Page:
Hoteliers from many lands, and the gal, convened in New York on Monday, November 13th, 2017, for HOTELS Magazine’s annual Hoteliers of the World awards, in a gorgeous historic room at the luxury Lotte Palace New York hotel. Corporate hotelier was Minor Group Chairman Bill Heinecke, and independent hotelier of the year was Ed Mady, GM of The Dorchester Collection’s Beverly Hills Hotel and the Collection’s boss of The Americas – Mady, who coincidentally had been MD of this very hotel, movingly listed his own self-appointed personal advisory board, who all seemed to be with him Monday night. The board includes Ritz-Carlton founder Horst Schulze, and some of his Yankees baseball friends, the team’s one-time Captain, Derek Jeter, and two Hall of Famers, Tony La Russa and Joe Torre.
Lotte Palace New York GM Becky Hubbard hosted a really splendid cocktail and afterwards I walked back to Times Square to my home for the night, the Marriott Marquis. Outside of a gaming environment, say Las Vegas or Macau, I do not remember staying in such a large hotel – 1,966 rooms, and it works. It is the model of efficiency. The video below shows how bedrooms are simplified (to such a degree there are no labour-intensive minibars, although empty refrigerators will be added at the next refurbishment). I did have a coffee maker, easy-work, made specially for Marriott, like all the other fittings, it seemed, and the all-wall window gave a spectacular 33rd floor view down to Times Square.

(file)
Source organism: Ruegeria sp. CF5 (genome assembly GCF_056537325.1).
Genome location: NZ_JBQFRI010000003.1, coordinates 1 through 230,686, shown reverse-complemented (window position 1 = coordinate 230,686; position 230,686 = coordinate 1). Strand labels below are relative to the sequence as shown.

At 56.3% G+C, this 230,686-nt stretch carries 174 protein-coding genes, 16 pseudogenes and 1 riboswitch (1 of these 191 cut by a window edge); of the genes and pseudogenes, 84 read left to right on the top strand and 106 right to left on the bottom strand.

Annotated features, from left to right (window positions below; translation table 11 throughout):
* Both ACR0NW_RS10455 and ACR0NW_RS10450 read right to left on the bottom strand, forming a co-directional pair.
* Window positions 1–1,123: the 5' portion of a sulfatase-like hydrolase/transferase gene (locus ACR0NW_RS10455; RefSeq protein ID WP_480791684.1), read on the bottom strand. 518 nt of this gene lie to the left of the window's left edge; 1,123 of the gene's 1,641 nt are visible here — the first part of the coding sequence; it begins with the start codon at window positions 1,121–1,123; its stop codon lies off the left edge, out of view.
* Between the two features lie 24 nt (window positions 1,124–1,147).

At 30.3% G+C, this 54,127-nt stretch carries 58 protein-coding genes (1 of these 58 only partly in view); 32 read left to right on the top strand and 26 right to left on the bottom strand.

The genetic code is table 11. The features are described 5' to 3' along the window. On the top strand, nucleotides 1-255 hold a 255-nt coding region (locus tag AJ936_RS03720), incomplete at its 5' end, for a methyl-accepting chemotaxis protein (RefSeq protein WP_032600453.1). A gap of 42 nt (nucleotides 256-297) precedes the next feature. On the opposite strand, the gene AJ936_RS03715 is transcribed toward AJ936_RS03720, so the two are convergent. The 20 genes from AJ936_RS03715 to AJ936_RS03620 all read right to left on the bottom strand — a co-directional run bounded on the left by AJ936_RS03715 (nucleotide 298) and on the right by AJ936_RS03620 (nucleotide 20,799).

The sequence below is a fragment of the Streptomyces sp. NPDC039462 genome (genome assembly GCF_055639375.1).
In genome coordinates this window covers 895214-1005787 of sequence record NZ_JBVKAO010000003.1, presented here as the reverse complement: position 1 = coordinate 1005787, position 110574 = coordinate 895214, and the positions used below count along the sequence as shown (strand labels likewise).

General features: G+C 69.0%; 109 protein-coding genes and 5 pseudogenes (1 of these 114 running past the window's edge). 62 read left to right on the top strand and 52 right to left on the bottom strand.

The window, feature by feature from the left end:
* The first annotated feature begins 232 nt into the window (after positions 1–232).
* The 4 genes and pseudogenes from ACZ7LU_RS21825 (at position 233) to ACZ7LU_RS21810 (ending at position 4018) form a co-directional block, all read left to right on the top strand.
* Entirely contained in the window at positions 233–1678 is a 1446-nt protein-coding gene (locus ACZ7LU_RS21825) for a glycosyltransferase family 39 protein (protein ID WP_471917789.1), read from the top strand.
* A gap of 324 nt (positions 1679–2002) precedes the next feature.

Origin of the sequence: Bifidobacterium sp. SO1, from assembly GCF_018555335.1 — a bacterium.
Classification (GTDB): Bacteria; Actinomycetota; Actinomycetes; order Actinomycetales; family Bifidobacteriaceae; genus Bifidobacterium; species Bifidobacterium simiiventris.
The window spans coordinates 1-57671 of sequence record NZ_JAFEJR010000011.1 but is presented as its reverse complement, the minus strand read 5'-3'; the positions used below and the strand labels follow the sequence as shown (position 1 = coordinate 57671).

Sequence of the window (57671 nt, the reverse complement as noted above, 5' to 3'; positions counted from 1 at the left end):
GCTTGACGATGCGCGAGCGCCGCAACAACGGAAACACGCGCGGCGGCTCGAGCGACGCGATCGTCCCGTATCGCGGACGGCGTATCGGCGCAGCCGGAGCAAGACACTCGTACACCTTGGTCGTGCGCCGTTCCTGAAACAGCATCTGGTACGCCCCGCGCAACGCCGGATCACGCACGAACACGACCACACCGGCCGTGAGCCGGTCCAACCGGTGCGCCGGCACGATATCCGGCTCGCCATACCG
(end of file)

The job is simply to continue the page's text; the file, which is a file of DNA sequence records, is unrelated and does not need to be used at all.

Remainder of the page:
The open-atrium hotel, which was designed by John Portman in 1985, now has all those gaps above open-sided room corridors sensibly screened in, with attractive stainless screens that, says hotel GM Scott Nadeau, remind him of sheet music. There are no fewer than 14 elevators, programmed by Schindler to work as destination-dispatch, which is a technical term meaning you key in your required floor and the window above the keypad immediately tells you which elevator, A-N, to go to. Some of the elevators are glass-sided, which gives a good view down to the 23rd floor gym (24/7 LifeFitness), from where, in turn, you have an excellent view of Times Square, with its electronic advertisements that cost a minimum of $1.4 million a year.
Another notable feature of this hotel is how they manage breakfast. Up to 650 guests will be breakfasting in the Concierge Club, open to all Marriott upper-tier loyalists, but I was meeting Scott Nadeau in the main restaurant, Crossroads, which typically does another 650 at breakfast. Crossroads flows into the lobby on two sides as and when more tables are needed. I learned how the dedicated buffet room has food set out on a big peripheral C, with a central free-standing station. Most customers start at the right side of the C, so the most popular items are put there. Clever. This is all such an efficient operation, working with consultants to ensure that those staying here enjoy the luxury of knowing that this hotel will deliver. NOW SEE A VIDEO OF ROOM 3336